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Alternative ply joint tests ...

Here I will be creating various test joints to simulate a side bottom joint in a small boat, and then stress test them in a variety of ways and report the results. For those of you unfamiliar with PL Premium polyurethane adhesives - they are construction adhesives related to 3M 5200 but much less expensive. See our PL Premium page for statistics and testimonial.

jointtest1.jpg (20172 bytes) 9/2/02

The first material I am using is 1/4" exterior luan plywood. (3 ply - 1 thick inner ply and 2 thin outer plies.) Partly because many small home built boats are made from it, and partly due to it being cheap and available. The ply is cut into 8" squares, and the joints are made at a 15 degree angle. (To simulate average small boat flare.)

jointtestbatch.jpg (16905 bytes) I'm testing 6 joints to start with. 
1. Epoxy and Glass inside and out.
2. Chine log and bronze ring nails and PL Prem. & Titebond II (for log/side joint)
3. Same as 2 except all PL Premium glue used on both panels.
4. PL Prem. fillet  inside & PL Prem. and mesh drywall tape outside
5. PL Masonry fillet inside & PL Mas. and mesh drywall tape outside
6. PL Prem. bead inside & PL Mas. and mesh tape outside (Then a PL Mas. fillet is spread over the inner bead after it cures.)

For details on the construction of these panels go to this page.

Stress testing the assemblies:

jointtest19.jpg (14326 bytes) #2 Since the PL Masonry is required to cure for a week before fully set the first stress test is applied to the #2 chine log joint. A test showed me that I could max out my 300lb bathroom scale using my drill press as an arbor press. 

With a weight distribution board cover in wax paper to reduce friction, I centered the chuck above the joint. I figured with my eye on the scale, if I stopped the head travel when the joint failed I'd know both the force and deflection. 

jointtest20.jpg (22601 bytes) I was surprised to find that it only took 80 lbs of pressure to extend the 3" travel of the drill head. You can see the amount of flex in the ply panels. There was no sound or sign of failure.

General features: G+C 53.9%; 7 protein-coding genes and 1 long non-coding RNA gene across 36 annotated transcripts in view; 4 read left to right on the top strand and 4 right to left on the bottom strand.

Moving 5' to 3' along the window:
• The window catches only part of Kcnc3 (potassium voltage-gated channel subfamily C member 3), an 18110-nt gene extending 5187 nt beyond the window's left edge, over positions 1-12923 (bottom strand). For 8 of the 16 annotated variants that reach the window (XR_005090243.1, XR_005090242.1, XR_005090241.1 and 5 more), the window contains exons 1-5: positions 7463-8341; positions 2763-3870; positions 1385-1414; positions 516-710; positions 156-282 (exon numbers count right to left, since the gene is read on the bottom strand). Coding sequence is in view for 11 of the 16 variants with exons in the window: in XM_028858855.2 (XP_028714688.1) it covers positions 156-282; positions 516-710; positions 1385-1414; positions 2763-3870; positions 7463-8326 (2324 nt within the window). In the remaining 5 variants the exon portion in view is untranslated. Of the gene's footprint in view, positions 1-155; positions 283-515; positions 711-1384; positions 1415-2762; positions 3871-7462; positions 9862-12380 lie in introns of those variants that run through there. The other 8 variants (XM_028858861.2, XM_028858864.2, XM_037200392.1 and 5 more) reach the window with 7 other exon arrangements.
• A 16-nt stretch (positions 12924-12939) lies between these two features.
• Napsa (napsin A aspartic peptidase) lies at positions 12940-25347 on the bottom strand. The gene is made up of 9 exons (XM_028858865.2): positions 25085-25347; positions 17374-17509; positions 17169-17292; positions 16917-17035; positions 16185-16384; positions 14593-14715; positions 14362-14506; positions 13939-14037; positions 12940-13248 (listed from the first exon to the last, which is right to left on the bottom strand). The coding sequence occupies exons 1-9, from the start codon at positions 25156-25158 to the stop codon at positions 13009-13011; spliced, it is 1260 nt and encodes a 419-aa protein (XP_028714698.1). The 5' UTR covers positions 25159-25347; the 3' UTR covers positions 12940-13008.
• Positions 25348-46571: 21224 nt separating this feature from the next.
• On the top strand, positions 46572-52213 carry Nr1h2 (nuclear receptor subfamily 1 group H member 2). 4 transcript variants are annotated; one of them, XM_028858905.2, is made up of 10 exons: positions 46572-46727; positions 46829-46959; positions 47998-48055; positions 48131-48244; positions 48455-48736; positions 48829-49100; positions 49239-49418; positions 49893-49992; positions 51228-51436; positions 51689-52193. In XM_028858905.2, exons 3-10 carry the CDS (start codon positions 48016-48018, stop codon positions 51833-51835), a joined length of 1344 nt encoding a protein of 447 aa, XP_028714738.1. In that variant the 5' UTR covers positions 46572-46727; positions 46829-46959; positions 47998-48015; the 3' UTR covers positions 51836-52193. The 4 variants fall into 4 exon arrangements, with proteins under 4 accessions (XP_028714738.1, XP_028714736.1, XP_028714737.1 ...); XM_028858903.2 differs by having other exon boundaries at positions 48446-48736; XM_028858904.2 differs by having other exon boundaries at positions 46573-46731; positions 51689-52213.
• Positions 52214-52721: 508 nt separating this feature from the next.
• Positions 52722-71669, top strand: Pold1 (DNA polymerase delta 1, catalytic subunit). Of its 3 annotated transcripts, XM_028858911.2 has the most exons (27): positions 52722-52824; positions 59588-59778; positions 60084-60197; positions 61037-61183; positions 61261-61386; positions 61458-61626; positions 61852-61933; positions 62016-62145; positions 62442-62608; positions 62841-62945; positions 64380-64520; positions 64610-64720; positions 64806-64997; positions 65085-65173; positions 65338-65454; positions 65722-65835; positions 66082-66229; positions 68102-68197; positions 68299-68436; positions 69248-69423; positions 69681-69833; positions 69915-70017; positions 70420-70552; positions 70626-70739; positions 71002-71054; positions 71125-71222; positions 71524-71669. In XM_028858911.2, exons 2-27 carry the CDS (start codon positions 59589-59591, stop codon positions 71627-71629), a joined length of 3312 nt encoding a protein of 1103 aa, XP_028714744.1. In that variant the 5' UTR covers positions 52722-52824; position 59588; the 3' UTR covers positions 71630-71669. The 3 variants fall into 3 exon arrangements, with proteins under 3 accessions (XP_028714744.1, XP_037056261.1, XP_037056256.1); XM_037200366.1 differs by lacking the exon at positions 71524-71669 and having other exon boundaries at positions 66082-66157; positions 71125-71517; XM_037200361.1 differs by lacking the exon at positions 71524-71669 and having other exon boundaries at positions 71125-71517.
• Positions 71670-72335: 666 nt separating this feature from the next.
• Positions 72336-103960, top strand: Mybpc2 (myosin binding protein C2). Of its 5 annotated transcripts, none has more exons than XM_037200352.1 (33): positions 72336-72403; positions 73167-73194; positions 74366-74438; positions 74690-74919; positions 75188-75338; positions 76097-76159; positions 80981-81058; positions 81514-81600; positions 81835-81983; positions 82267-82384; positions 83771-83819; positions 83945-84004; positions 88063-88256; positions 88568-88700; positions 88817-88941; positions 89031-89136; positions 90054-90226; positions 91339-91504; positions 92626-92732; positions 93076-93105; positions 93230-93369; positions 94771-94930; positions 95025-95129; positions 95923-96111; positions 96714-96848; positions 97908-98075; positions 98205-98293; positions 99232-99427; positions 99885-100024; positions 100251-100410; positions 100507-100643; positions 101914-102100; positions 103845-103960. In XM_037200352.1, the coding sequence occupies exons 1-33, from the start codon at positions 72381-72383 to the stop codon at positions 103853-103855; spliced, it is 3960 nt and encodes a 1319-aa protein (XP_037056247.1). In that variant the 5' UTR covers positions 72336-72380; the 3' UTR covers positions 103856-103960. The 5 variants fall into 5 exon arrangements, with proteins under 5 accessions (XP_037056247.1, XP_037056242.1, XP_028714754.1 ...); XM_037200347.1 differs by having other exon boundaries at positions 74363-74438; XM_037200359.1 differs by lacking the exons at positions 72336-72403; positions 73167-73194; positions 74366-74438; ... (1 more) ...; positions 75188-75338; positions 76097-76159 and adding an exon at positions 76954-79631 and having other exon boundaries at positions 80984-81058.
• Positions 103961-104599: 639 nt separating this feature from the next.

jointtest21.jpg (16986 bytes) When I released the pressure, the joint assembly rebounded to within 1/8" of its starting position.
jointtest22.jpg (11594 bytes) In the "close the book" configuration, the 3" travel bent the test panel to a 90 degree angle (from the original 105 degrees) at 37 lbs of pressure. I decided to attempt to cause failure of the panel by hand.
jointtest23.jpg (8768 bytes) Placing the assembly on the floor and applying hand pressure, the angle of deflection before failure was not easily guaged, but failure occurred at 50 lbs at an angle smaller than 90 degrees. The part that failed was the chine log to side joint - which is the Titebond II part of the joint. There was a crackling and then a slow opening of the joint as the nail withdrew.
jointtest24.jpg (47039 bytes) However if you look closely you'll notice it was wood fibers that fractured and the ring nails pulled out almost as if they were pulled with a claw hammer. Interesting that the PL part of the joint didn't seem to give at all. 

The fact that the joint was able to flex as much as it did (over 20 degrees) before failure is interesting. We'll see how it compares to other joints.

jointestchine3a.jpg (18898 bytes) #3 The fact that the first test failed at the Titebond II joint led me to clean up the chine log, rotate the "side" piece around and re glue it with PL Premium. (I cheated and tacked it with 3/4" pneumatic brad nails instead of ring nails, but I'm mainly testing the PL joint.)

In the "tent" position this piece flattened out as far as the first piece did without failure.

I'm compensating for the limited travel of the drill head by propping up the scale and pre bending the test piece as I load it into position.

jointestchine3b.jpg (16195 bytes) Using a bevel gauge I know this piece flexed to approximately a 60 degree angle at about 80 lbs of pressure before it failed with a rather loud CRACK.
jointestchine3c.jpg (10176 bytes) The test piece and the bevel gauge in the background shows the amount of flex that occurred before failure. The flex was around 45 degrees before failure.
jointestchine3d.jpg (14689 bytes) What failed was the exterior ply of the plywood and in some places the factory glue joint between the outer and inner plies.

#1 The epoxy glass joint handled the tent test without failure though it emitted crackling sounds. It required greater propping (pre loading) then the others - continued to crackle but did not fail. Interestingly the assembly seemed to be absorbing the downward pressure during the press travel as the scale never read more than slightly above 40 lbs. With the cracking I assume there was a relaxing of tensions in the piece as the scale reading gradually went down.

jointestepox1.jpg (15686 bytes) jointestepox2.jpg (17646 bytes) jointestepox3.jpg (16134 bytes) jointestepox4.jpg (27451 bytes)

Since I could not produce failure on the press, I placed the joint on the floor and stood on it. First in the "tent" position (no failure) then in the "book close" position. With my full weight (180 lbs) the ply ruptured at the edge of the joint.

jointtestPLCinout1.jpg (20049 bytes) #4 #4 is PL Premium fillet on the inside and PL Premium and mesh tape outside.